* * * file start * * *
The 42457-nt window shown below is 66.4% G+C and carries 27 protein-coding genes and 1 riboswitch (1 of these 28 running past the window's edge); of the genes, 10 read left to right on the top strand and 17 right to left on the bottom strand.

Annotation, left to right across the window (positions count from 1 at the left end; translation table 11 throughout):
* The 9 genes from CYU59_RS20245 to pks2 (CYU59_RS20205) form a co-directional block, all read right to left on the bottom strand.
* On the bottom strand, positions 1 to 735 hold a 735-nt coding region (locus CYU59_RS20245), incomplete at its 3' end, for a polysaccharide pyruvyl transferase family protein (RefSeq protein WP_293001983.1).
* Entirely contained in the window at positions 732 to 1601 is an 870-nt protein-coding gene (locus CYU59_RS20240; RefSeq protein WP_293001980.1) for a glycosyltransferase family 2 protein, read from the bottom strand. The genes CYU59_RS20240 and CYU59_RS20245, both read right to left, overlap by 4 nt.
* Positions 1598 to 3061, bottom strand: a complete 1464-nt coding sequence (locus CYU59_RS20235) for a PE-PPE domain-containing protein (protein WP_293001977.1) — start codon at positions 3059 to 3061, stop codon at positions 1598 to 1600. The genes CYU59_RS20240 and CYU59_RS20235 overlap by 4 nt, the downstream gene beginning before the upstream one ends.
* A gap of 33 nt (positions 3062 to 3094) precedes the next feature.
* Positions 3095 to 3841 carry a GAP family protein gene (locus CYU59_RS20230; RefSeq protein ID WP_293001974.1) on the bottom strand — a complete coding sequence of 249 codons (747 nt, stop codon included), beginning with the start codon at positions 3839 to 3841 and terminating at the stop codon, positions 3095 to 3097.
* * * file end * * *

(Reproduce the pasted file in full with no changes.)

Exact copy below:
The 42457-nt window shown below is 66.4% G+C and carries 27 protein-coding genes and 1 riboswitch (1 of these 28 running past the window's edge); of the genes, 10 read left to right on the top strand and 17 right to left on the bottom strand.

Annotation, left to right across the window (positions count from 1 at the left end; translation table 11 throughout):
* The 9 genes from CYU59_RS20245 to pks2 (CYU59_RS20205) form a co-directional block, all read right to left on the bottom strand.
* On the bottom strand, positions 1 to 735 hold a 735-nt coding region (locus CYU59_RS20245), incomplete at its 3' end, for a polysaccharide pyruvyl transferase family protein (RefSeq protein WP_293001983.1).
* Entirely contained in the window at positions 732 to 1601 is an 870-nt protein-coding gene (locus CYU59_RS20240; RefSeq protein WP_293001980.1) for a glycosyltransferase family 2 protein, read from the bottom strand. The genes CYU59_RS20240 and CYU59_RS20245, both read right to left, overlap by 4 nt.
* Positions 1598 to 3061, bottom strand: a complete 1464-nt coding sequence (locus CYU59_RS20235) for a PE-PPE domain-containing protein (protein WP_293001977.1) — start codon at positions 3059 to 3061, stop codon at positions 1598 to 1600. The genes CYU59_RS20240 and CYU59_RS20235 overlap by 4 nt, the downstream gene beginning before the upstream one ends.
* A gap of 33 nt (positions 3062 to 3094) precedes the next feature.
* Positions 3095 to 3841 carry a GAP family protein gene (locus CYU59_RS20230; RefSeq protein ID WP_293001974.1) on the bottom strand — a complete coding sequence of 249 codons (747 nt, stop codon included), beginning with the start codon at positions 3839 to 3841 and terminating at the stop codon, positions 3095 to 3097.